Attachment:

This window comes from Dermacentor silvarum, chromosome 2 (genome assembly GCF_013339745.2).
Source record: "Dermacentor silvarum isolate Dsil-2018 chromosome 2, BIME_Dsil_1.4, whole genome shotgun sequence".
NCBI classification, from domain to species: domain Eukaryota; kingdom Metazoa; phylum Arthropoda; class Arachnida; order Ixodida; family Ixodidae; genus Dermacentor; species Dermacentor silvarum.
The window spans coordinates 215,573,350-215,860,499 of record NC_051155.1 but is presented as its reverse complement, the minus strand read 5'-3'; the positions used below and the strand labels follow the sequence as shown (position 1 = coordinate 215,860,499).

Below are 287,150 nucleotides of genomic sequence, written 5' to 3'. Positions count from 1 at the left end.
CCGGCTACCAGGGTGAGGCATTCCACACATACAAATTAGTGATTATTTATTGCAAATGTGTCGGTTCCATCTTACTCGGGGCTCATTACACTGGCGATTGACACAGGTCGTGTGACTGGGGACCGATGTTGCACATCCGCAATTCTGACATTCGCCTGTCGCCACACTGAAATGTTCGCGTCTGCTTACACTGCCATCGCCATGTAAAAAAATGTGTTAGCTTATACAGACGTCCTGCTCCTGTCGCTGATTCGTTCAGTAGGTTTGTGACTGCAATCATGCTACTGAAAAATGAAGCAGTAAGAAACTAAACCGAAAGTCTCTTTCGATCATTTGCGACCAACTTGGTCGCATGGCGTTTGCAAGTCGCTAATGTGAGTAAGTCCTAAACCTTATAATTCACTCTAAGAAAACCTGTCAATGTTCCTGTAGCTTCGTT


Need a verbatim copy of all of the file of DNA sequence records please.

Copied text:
This window comes from Dermacentor silvarum, chromosome 2 (genome assembly GCF_013339745.2).
Source record: "Dermacentor silvarum isolate Dsil-2018 chromosome 2, BIME_Dsil_1.4, whole genome shotgun sequence".
NCBI classification, from domain to species: domain Eukaryota; kingdom Metazoa; phylum Arthropoda; class Arachnida; order Ixodida; family Ixodidae; genus Dermacentor; species Dermacentor silvarum.
The window spans coordinates 215,573,350-215,860,499 of record NC_051155.1 but is presented as its reverse complement, the minus strand read 5'-3'; the positions used below and the strand labels follow the sequence as shown (position 1 = coordinate 215,860,499).

Below are 287,150 nucleotides of genomic sequence, written 5' to 3'. Positions count from 1 at the left end.
CCGGCTACCAGGGTGAGGCATTCCACACATACAAATTAGTGATTATTTATTGCAAATGTGTCGGTTCCATCTTACTCGGGGCTCATTACACTGGCGATTGACACAGGTCGTGTGACTGGGGACCGATGTTGCACATCCGCAATTCTGACATTCGCCTGTCGCCACACTGAAATGTTCGCGTCTGCTTACACTGCCATCGCCATGTAAAAAAATGTGTTAGCTTATACAGACGTCCTGCTCCTGTCGCTGATTCGTTCAGTAGGTTTGTGACTGCAATCATGCTACTGAAAAATGAAGCAGTAAGAAACTAAACCGAAAGTCTCTTTCGATCATTTGCGACCAACTTGGTCGCATGGCGTTTGCAAGTCGCTAATGTGAGTAAGTCCTAAACCTTATAATTCACTCTAAGAAAACCTGTCAATGTTCCTGTAGCTTCGTT